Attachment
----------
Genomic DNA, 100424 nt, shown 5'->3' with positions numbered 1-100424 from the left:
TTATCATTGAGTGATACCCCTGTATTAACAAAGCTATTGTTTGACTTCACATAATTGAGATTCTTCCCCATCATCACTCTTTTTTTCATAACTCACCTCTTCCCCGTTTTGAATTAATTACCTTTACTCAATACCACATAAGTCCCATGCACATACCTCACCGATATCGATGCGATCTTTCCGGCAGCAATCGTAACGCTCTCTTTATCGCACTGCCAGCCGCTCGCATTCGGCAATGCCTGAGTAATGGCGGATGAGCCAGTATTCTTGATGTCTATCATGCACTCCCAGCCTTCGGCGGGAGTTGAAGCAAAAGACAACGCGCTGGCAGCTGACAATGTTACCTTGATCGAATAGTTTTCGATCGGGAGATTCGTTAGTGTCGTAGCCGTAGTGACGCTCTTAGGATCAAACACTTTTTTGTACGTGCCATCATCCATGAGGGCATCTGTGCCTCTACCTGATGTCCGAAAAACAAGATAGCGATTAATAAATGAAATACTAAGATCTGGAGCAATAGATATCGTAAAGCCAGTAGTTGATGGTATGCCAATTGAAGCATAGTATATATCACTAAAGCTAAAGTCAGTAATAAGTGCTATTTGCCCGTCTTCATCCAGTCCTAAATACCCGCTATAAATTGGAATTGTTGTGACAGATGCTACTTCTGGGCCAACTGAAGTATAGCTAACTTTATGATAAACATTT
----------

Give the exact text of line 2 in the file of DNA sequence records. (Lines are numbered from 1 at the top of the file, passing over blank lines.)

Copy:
TTATCATTGAGTGATACCCCTGTATTAACAAAGCTATTGTTTGACTTCACATAATTGAGATTCTTCCCCATCATCACTCTTTTTTTCATAACTCACCTCTTCCCCGTTTTGAATTAATTACCTTTACTCAATACCACATAAGTCCCATGCACATACCTCACCGATATCGATGCGATCTTTCCGGCAGCAATCGTAACGCTCTCTTTATCGCACTGCCAGCCGCTCGCATTCGGCAATGCCTGAGTAATGGCGGATGAGCCAGTATTCTTGATGTCTATCATGCACTCCCAGCCTTCGGCGGGAGTTGAAGCAAAAGACAACGCGCTGGCAGCTGACAATGTTACCTTGATCGAATAGTTTTCGATCGGGAGATTCGTTAGTGTCGTAGCCGTAGTGACGCTCTTAGGATCAAACACTTTTTTGTACGTGCCATCATCCATGAGGGCATCTGTGCCTCTACCTGATGTCCGAAAAACAAGATAGCGATTAATAAATGAAATACTAAGATCTGGAGCAATAGATATCGTAAAGCCAGTAGTTGATGGTATGCCAATTGAAGCATAGTATATATCACTAAAGCTAAAGTCAGTAATAAGTGCTATTTGCCCGTCTTCATCCAGTCCTAAATACCCGCTATAAATTGGAATTGTTGTGACAGATGCTACTTCTGGGCCAACTGAAGTATAGCTAACTTTATGATAAACATTT